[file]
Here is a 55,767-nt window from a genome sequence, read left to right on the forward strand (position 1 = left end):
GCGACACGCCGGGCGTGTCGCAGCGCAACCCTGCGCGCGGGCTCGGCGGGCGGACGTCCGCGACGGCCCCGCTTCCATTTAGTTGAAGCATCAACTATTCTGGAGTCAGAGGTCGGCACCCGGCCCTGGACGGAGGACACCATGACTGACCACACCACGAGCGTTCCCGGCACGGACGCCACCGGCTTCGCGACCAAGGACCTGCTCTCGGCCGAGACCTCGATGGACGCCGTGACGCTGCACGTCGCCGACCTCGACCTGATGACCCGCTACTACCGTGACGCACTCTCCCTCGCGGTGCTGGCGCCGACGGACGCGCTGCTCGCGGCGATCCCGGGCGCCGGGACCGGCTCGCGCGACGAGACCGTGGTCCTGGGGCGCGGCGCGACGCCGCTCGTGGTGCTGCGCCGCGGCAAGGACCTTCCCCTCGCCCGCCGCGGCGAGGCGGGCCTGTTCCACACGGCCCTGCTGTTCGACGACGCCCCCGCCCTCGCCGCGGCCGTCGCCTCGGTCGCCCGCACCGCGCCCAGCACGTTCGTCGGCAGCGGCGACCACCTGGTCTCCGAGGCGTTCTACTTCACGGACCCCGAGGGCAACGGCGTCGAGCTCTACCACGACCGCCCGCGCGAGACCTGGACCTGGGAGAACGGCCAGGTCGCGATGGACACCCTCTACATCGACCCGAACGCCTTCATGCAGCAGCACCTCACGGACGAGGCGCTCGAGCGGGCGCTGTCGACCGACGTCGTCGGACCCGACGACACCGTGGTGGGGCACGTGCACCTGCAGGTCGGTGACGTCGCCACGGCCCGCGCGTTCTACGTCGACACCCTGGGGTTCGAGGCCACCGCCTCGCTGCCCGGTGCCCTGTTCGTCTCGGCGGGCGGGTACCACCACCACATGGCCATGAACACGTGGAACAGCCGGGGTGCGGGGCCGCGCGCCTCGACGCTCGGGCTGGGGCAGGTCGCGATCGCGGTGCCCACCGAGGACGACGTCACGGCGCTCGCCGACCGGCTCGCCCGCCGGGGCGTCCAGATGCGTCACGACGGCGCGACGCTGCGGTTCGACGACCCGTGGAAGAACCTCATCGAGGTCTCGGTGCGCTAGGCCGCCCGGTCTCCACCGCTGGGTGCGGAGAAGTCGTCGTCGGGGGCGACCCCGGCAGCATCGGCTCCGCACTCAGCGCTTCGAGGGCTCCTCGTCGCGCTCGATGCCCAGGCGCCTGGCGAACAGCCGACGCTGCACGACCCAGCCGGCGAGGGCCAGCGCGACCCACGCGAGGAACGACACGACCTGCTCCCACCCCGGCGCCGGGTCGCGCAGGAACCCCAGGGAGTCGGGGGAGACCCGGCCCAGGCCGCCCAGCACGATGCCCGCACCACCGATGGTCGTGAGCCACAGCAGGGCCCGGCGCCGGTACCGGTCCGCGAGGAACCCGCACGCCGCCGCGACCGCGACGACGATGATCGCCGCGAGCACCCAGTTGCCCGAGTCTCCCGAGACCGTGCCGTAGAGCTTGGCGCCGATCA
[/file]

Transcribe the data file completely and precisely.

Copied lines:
Here is a 55,767-nt window from a genome sequence, read left to right on the forward strand (position 1 = left end):
GCGACACGCCGGGCGTGTCGCAGCGCAACCCTGCGCGCGGGCTCGGCGGGCGGACGTCCGCGACGGCCCCGCTTCCATTTAGTTGAAGCATCAACTATTCTGGAGTCAGAGGTCGGCACCCGGCCCTGGACGGAGGACACCATGACTGACCACACCACGAGCGTTCCCGGCACGGACGCCACCGGCTTCGCGACCAAGGACCTGCTCTCGGCCGAGACCTCGATGGACGCCGTGACGCTGCACGTCGCCGACCTCGACCTGATGACCCGCTACTACCGTGACGCACTCTCCCTCGCGGTGCTGGCGCCGACGGACGCGCTGCTCGCGGCGATCCCGGGCGCCGGGACCGGCTCGCGCGACGAGACCGTGGTCCTGGGGCGCGGCGCGACGCCGCTCGTGGTGCTGCGCCGCGGCAAGGACCTTCCCCTCGCCCGCCGCGGCGAGGCGGGCCTGTTCCACACGGCCCTGCTGTTCGACGACGCCCCCGCCCTCGCCGCGGCCGTCGCCTCGGTCGCCCGCACCGCGCCCAGCACGTTCGTCGGCAGCGGCGACCACCTGGTCTCCGAGGCGTTCTACTTCACGGACCCCGAGGGCAACGGCGTCGAGCTCTACCACGACCGCCCGCGCGAGACCTGGACCTGGGAGAACGGCCAGGTCGCGATGGACACCCTCTACATCGACCCGAACGCCTTCATGCAGCAGCACCTCACGGACGAGGCGCTCGAGCGGGCGCTGTCGACCGACGTCGTCGGACCCGACGACACCGTGGTGGGGCACGTGCACCTGCAGGTCGGTGACGTCGCCACGGCCCGCGCGTTCTACGTCGACACCCTGGGGTTCGAGGCCACCGCCTCGCTGCCCGGTGCCCTGTTCGTCTCGGCGGGCGGGTACCACCACCACATGGCCATGAACACGTGGAACAGCCGGGGTGCGGGGCCGCGCGCCTCGACGCTCGGGCTGGGGCAGGTCGCGATCGCGGTGCCCACCGAGGACGACGTCACGGCGCTCGCCGACCGGCTCGCCCGCCGGGGCGTCCAGATGCGTCACGACGGCGCGACGCTGCGGTTCGACGACCCGTGGAAGAACCTCATCGAGGTCTCGGTGCGCTAGGCCGCCCGGTCTCCACCGCTGGGTGCGGAGAAGTCGTCGTCGGGGGCGACCCCGGCAGCATCGGCTCCGCACTCAGCGCTTCGAGGGCTCCTCGTCGCGCTCGATGCCCAGGCGCCTGGCGAACAGCCGACGCTGCACGACCCAGCCGGCGAGGGCCAGCGCGACCCACGCGAGGAACGACACGACCTGCTCCCACCCCGGCGCCGGGTCGCGCAGGAACCCCAGGGAGTCGGGGGAGACCCGGCCCAGGCCGCCCAGCACGATGCCCGCACCACCGATGGTCGTGAGCCACAGCAGGGCCCGGCGCCGGTACCGGTCCGCGAGGAACCCGCACGCCGCCGCGACCGCGACGACGATGATCGCCGCGAGCACCCAGTTGCCCGAGTCTCCCGAGACCGTGCCGTAGAGCTTGGCGCCGATCA